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16 October 2014

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Athletics

Arthur Robertson

Robertson also created several Scottish endurance records, which remained intact until after both World Wars. He set a three-miles record at Windsor (14min 27.2sec) in late July, which survived for three decades until 1949.

A few days later on 1 August 1908, at the Rangers Sports at Ibrox Stadium in Glasgow, he sliced 21 seconds from the Scottish four-mile record. His 19 mins 45:2 secs performance stood for 45 long years as the Scottish record.

At the end of August the intrepid Robertson crossed the North Sea by ship for a racing tour of Scandinavia. Running almost every day, he won several races.

His greatest triumph took place on 13 September 1908 when on Stockholm's cycle track; A.J. stopped the clock in 15:01.2 to defeat the World 5000 metres record-holder John Svanberg in front of his Swedish fans. This performance not only took more than a dozen seconds from Svanberg's previous world's best time but also would have been fast enough to secure the Olympic 5,000m bronze medal in Paris 16 years later in 1924.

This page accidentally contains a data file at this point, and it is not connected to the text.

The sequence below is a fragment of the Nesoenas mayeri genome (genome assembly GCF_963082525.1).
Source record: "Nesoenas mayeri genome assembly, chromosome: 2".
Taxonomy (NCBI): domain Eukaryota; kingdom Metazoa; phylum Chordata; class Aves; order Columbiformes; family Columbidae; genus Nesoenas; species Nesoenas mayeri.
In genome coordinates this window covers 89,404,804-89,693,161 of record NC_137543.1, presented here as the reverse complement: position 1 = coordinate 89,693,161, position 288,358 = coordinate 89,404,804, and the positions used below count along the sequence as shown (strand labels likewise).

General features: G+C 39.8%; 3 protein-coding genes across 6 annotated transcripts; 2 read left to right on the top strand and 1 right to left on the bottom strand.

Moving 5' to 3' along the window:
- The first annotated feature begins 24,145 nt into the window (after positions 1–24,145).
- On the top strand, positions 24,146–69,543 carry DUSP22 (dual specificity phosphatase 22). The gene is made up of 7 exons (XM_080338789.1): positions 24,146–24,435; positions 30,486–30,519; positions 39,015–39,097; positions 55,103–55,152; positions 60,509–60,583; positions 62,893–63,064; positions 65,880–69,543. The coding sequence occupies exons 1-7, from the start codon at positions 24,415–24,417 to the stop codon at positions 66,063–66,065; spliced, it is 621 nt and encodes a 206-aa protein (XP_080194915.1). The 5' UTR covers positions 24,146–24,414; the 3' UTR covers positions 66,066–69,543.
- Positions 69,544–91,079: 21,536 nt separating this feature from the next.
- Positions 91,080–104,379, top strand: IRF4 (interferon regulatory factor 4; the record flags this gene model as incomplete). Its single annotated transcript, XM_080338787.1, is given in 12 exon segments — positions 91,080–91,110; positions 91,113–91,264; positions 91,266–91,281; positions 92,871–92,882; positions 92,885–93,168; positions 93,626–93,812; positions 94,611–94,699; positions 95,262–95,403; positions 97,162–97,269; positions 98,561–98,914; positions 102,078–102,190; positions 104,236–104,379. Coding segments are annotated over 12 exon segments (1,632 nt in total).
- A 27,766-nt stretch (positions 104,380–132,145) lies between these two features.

Just 24 hours later, on a banked concrete track, Robertson missed the world one-hour best by 228 yards and was within 83 yards of the legendary Walter George's UK record. He covered 11 miles 849 yards, setting Scottish records en route at six miles and 10,000m (30:26.0 and 31:30.4).

Unsurprisingly in view of the intensity of his racing schedule, the Scot could hardly walk for some time afterwards because of excruciating bruising and soreness to his ankles and feet.

Robertson led Birchfield Harriers to their tenth National team title and was runner-up in individual race at the 1909 English National Cross Country Championships on Haydock Park Racecourse. Arthur retired from athletics in 1909.

He won two more silver medals in the same afternoon in the one and four miles events in his last season but missed out once again on an elusive AAA title.

He returning to cycling at the age of 30 after a mercurially short athletics career in which he scaled the heights of national and international success. He later became a Director of Peterborough Town Football Club after playing for the club in a varied sporting career.

Arthur and his brother ran a sports shop in Peterborough for many years.

Written by: Tom McCook

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